Location also had an impact. The only major difference between taking a test in my room versus the lecture hall was this: 150 students around me were stressing about the same exact thing and I wasn’t alone. If the test was hard, I was aware that other students were having a tough time on it as well and it allowed me to breathe. I wasn’t alone. Still, I missed taking it where I could control the temperature on the thermostat and it was a completely silent area. All in all, I was happy to be back in the in-person test-taking.


The final adjustment was subtle: I really cherished and missed the relationships that were formed during in-person classes. In Zoom classes, I would see people with their camera on and maybe talk to them. Still, it just wasn’t the same as meeting someone and talking to someone in person. I was able to meet some of the people that I had online classes with, but it just felt different.

When I met people in person through my classes, it felt more personable; when I saw them in public, I felt like I could start up a conversation. It was easier to start a friendship with them because I knew them. As much as Finance 221 was a difficult class for me, I will always cherish staying up until 2 AM the night before the test with the women in my sorority studying for the test the next day. I missed that part of in-person classes. As great as it was to study less with mostly open book tests, I met more of people in my classes and bonded over whether the class was easy or difficult. Also, I saw people in my classes whom I had not seen for years; I was able to reconnect with them. As ridiculous as this may sound, it made me remember why I came to the Gies College of Business originally: community. I missed not being able to see people; I found that the relationships truly helped me remember why I am in school and chose this career path.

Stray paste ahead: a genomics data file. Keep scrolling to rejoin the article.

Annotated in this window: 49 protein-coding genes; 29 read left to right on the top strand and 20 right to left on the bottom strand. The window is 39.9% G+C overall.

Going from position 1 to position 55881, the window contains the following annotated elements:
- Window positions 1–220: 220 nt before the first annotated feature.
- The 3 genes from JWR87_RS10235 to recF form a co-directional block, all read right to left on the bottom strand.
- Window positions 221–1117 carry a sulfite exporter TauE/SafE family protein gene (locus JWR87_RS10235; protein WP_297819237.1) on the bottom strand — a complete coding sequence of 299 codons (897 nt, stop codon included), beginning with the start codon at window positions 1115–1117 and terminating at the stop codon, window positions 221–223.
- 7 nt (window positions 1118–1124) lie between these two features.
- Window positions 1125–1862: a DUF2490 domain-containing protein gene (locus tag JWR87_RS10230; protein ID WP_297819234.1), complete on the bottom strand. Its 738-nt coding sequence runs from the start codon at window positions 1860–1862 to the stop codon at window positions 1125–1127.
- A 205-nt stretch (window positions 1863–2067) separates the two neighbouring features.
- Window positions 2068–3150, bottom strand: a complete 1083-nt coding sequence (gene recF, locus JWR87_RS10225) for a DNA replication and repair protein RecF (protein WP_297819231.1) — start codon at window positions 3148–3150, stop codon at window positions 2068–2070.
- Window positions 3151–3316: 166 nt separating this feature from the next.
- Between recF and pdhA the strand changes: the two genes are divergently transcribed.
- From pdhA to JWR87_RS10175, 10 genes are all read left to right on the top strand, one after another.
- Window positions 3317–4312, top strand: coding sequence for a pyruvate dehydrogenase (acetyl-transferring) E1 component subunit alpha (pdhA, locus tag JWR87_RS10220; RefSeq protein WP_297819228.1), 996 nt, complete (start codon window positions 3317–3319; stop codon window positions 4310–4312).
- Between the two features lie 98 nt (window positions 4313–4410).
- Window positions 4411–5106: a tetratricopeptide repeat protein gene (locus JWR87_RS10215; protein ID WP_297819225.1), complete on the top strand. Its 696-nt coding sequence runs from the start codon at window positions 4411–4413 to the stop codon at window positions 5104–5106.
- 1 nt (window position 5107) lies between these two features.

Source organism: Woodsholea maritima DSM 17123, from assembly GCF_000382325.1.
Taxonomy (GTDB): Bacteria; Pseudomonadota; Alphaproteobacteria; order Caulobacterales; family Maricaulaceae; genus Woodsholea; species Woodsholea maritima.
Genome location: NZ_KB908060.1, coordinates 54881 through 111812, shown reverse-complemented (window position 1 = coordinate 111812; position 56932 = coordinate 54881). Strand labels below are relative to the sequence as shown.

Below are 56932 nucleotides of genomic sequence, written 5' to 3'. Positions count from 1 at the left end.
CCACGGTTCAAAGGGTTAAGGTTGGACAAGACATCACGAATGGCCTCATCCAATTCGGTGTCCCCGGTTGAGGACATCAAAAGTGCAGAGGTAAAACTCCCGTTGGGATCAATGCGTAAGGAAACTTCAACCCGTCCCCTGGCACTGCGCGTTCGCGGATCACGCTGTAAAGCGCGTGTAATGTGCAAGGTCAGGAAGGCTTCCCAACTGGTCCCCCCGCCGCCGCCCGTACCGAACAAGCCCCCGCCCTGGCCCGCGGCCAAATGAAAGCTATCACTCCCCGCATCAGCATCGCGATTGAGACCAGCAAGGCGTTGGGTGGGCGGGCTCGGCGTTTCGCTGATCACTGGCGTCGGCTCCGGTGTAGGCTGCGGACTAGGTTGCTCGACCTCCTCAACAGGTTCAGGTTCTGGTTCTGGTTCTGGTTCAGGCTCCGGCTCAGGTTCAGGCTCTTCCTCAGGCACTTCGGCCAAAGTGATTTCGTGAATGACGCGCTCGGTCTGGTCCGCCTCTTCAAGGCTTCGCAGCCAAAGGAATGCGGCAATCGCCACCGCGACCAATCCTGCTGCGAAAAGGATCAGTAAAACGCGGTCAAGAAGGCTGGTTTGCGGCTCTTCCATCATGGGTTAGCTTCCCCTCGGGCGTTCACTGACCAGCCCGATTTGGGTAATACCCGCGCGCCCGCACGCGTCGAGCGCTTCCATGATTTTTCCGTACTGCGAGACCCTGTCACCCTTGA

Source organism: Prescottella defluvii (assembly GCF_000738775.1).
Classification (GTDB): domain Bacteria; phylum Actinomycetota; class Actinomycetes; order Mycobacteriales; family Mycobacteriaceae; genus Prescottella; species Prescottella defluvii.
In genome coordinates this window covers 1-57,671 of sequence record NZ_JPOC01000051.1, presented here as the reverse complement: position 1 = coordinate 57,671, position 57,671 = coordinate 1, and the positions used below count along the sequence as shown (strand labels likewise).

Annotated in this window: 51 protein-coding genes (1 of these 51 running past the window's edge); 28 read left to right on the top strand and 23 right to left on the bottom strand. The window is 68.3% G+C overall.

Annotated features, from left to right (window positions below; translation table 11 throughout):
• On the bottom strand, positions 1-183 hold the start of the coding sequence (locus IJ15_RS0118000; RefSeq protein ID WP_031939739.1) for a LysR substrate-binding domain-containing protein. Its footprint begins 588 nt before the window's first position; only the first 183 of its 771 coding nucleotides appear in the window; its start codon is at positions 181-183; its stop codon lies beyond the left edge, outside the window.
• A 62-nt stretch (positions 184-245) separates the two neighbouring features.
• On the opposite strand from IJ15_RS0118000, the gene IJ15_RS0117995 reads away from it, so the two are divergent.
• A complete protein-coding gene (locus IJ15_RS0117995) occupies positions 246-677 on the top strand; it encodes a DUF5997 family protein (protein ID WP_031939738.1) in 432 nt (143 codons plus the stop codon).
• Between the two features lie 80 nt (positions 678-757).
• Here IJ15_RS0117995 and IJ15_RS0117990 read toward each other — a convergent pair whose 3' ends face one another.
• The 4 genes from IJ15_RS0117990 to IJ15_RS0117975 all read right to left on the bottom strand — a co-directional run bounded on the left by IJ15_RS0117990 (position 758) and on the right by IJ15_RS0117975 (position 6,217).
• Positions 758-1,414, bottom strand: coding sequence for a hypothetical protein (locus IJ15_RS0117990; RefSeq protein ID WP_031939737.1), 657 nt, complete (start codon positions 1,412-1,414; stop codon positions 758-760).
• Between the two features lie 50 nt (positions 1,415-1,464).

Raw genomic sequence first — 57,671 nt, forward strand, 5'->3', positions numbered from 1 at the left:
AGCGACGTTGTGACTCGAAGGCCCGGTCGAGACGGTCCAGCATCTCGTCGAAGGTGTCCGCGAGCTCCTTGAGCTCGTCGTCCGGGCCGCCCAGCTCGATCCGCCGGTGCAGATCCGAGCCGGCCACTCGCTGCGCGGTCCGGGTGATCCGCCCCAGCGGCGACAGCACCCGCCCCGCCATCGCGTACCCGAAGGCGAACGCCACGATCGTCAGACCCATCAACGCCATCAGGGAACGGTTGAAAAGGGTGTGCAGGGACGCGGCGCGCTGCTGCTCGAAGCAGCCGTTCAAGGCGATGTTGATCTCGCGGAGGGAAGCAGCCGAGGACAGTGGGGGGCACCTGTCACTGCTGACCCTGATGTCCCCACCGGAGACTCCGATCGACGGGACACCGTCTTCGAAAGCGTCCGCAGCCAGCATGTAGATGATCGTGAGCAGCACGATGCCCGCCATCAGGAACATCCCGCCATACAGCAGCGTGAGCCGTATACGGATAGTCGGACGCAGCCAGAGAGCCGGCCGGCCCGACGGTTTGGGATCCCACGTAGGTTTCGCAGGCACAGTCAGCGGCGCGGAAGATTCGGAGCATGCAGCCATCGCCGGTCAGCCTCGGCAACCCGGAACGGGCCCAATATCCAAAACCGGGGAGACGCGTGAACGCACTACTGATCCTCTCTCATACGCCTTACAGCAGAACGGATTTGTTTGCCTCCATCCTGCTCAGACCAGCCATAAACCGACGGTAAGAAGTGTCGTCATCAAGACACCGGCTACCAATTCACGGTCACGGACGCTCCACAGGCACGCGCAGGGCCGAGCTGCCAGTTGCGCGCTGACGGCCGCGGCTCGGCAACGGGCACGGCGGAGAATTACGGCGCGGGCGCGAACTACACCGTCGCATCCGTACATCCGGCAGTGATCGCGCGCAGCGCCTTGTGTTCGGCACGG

Yes, in-person classes were difficult to get used to and put a lot of stress on me. While my grade point average may have a dipped a little, I’m thankful that I got the experience to be back in the classroom and learn the way that things were before the pandemic. I realize that I will have focus more on my productivity skills and time management. However, I now know that cramming will not be an option, especially when I get to my higher-level classes. In the end, I’m so happy to be able to meet more of the amazing people on this campus that I have been missing the last year. As a result, I can’t wait for what the next two-and-a-half years has to offer.

Bio: My name is Grace Bock and I am a sophomore at the University of Illinois Urbana-Champaign’s Gies College of Business. While I was raised by two Illinois graduates, I had no intention of carrying on the legacy until the first time I visited the campus and fell in love. I am currently undeclared, but I have enjoyed looking into the different business majors especially accounting. I like to spend my free time trying new skincare, organizing, staying active, and meeting new people.”